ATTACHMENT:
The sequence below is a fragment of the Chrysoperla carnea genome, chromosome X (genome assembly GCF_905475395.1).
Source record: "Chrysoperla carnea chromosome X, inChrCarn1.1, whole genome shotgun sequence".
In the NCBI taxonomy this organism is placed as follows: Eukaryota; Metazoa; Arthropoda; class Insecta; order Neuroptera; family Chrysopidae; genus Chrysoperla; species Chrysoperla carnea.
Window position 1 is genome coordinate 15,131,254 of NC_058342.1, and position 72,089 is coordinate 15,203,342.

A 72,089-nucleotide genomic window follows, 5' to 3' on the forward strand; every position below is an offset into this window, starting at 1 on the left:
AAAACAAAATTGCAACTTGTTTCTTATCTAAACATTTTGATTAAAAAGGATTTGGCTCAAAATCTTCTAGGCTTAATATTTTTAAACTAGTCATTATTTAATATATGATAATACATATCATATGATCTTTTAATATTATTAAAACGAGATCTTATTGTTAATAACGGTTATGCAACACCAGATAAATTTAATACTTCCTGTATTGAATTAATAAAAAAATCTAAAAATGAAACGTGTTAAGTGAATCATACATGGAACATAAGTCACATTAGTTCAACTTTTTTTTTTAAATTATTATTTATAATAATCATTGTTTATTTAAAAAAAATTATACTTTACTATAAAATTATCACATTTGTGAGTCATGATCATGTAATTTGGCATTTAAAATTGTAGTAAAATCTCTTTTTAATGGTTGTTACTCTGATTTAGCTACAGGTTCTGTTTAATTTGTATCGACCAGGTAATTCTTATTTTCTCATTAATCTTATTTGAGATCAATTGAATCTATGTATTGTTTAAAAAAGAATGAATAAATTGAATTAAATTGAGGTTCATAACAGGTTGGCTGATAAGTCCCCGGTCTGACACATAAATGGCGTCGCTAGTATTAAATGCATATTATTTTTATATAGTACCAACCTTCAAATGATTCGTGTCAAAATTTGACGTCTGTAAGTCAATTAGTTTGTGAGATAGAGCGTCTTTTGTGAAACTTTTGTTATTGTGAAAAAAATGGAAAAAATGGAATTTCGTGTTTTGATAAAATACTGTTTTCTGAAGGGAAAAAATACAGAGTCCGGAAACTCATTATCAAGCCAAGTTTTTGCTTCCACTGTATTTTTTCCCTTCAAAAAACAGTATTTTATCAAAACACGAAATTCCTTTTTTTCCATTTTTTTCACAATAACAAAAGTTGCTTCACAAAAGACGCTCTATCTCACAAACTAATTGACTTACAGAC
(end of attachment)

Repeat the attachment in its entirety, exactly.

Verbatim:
The sequence below is a fragment of the Chrysoperla carnea genome, chromosome X (genome assembly GCF_905475395.1).
Source record: "Chrysoperla carnea chromosome X, inChrCarn1.1, whole genome shotgun sequence".
In the NCBI taxonomy this organism is placed as follows: Eukaryota; Metazoa; Arthropoda; class Insecta; order Neuroptera; family Chrysopidae; genus Chrysoperla; species Chrysoperla carnea.
Window position 1 is genome coordinate 15,131,254 of NC_058342.1, and position 72,089 is coordinate 15,203,342.

A 72,089-nucleotide genomic window follows, 5' to 3' on the forward strand; every position below is an offset into this window, starting at 1 on the left:
AAAACAAAATTGCAACTTGTTTCTTATCTAAACATTTTGATTAAAAAGGATTTGGCTCAAAATCTTCTAGGCTTAATATTTTTAAACTAGTCATTATTTAATATATGATAATACATATCATATGATCTTTTAATATTATTAAAACGAGATCTTATTGTTAATAACGGTTATGCAACACCAGATAAATTTAATACTTCCTGTATTGAATTAATAAAAAAATCTAAAAATGAAACGTGTTAAGTGAATCATACATGGAACATAAGTCACATTAGTTCAACTTTTTTTTTTAAATTATTATTTATAATAATCATTGTTTATTTAAAAAAAATTATACTTTACTATAAAATTATCACATTTGTGAGTCATGATCATGTAATTTGGCATTTAAAATTGTAGTAAAATCTCTTTTTAATGGTTGTTACTCTGATTTAGCTACAGGTTCTGTTTAATTTGTATCGACCAGGTAATTCTTATTTTCTCATTAATCTTATTTGAGATCAATTGAATCTATGTATTGTTTAAAAAAGAATGAATAAATTGAATTAAATTGAGGTTCATAACAGGTTGGCTGATAAGTCCCCGGTCTGACACATAAATGGCGTCGCTAGTATTAAATGCATATTATTTTTATATAGTACCAACCTTCAAATGATTCGTGTCAAAATTTGACGTCTGTAAGTCAATTAGTTTGTGAGATAGAGCGTCTTTTGTGAAACTTTTGTTATTGTGAAAAAAATGGAAAAAATGGAATTTCGTGTTTTGATAAAATACTGTTTTCTGAAGGGAAAAAATACAGAGTCCGGAAACTCATTATCAAGCCAAGTTTTTGCTTCCACTGTATTTTTTCCCTTCAAAAAACAGTATTTTATCAAAACACGAAATTCCTTTTTTTCCATTTTTTTCACAATAACAAAAGTTGCTTCACAAAAGACGCTCTATCTCACAAACTAATTGACTTACAGAC